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Summary: Before we can appreciate the good news of the forgiveness of sin through repentance toward God and faith in our Lord Jesus Christ, we must face the bad news that we are, by nature, lost sinners.

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(Romans 2:1-11)

1. Sometimes the line between right and wrong is blurry; take this story:

SAN JOSE, Calif. (Reuters) All Tamar Sherman wanted to do was pet a dog and give it some water. Sherman’s act left her with a criminal record.

A few months ago, Sherman was walking near her South San Jose home and encountered a dog left outside in the cold while its owners were inside.

Sherman, a member of a national group called Dogs Deserve Better, decided to pet the dog on a few occassions and once gave it water. That didn’t please the dog’s owner.

"When I went out there to fill up the dog bowl, this woman was standing in my back yard," attorney Ron Berki told the San Jose Mercury News. "My response was, `Who ... are you?’ She told me, `I’m here to pet your dog.’"

For that, Sherman pleaded guilty this week to two misdemeanors — trespassing and prowling — and was sentenced to 75 hours of community service and a year of probation. She also was ordered to stay at least 100 yards away from Berki’s home.

"I just wanted to find out if a dog that seemed to be in distress was OK," Sherman told the paper. "I do not think my actions were a crime in comparison with abuse or neglect of +animals+."

Berki denies that his dog, Bailey, was abused or neglected, saying the dog sleeps inside with him every night.

"If Miss Sherman was so concerned about my dog, it would have been easy to come to my front door and speak to me directly," he said.

2. We can sympathize with both sides in such a story, and we are left with the thought that someone made a mountain out of a molehill. Or maybe that both parties are doing so.

3. If that is as bad as human nature got, we’d have a pretty decent world.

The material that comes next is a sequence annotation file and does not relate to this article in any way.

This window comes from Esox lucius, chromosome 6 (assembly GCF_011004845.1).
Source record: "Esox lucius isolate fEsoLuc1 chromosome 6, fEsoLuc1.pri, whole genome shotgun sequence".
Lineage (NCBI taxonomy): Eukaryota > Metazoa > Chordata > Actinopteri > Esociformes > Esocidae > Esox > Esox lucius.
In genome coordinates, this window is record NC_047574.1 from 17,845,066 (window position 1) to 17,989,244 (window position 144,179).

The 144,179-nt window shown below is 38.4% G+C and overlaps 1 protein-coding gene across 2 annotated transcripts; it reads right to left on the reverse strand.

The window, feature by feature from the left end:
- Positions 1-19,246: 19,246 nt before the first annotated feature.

4. But the Bible is clear that we sin in ways that greatly offend God. All of us are guilty.

5. But some people take convincing. They think they are good enough to please God and that they are pretty good people.

6. This is nothing new. The human propensity to minimize our own wrongs while amplifying the wrongs of others is as ancient as mankind.

7. And today in the section of Romans we have come to, Paul addresses this very issue.

Main idea: Before we can appreciate the good news of the forgiveness of sin through repentance toward God and faith in our Lord Jesus Christ, we must face the bad news that we are, by nature, lost sinners.

In today’s section, Paul is leading us to conclude that we are lost and in need of God’s mercy. He begins building his case, but where is he leading us? To several conclusions found later in Romans (remember, Romans was originally written to be read in one sitting). Here are several of those conclusions:

3:9-11, “What shall we conclude then? Are we any better? Not at all! We have already made the charge that Jews and Gentiles alike are all under sin. As it is written: "There is no one righteous, not even one;

there is no one who understands, no one who seeks God.”

3:22b-28, “There is no difference, for all have sinned and fall short of the glory of God, and are justified freely by his grace through the redemption that came by Christ Jesus. God presented him as a sacrifice of atonement, through faith in his blood. He did this to demonstrate his justice, because in his forbearance he had left the sins committed beforehand unpunished--he did it to demonstrate his justice at the present time, so as to be just and the one who justifies those who have faith in Jesus. Where, then, is boasting? It is excluded. On what principle? On that of observing the law? No, but on that of faith. For we maintain that a man is justified by faith apart from observing the law.”


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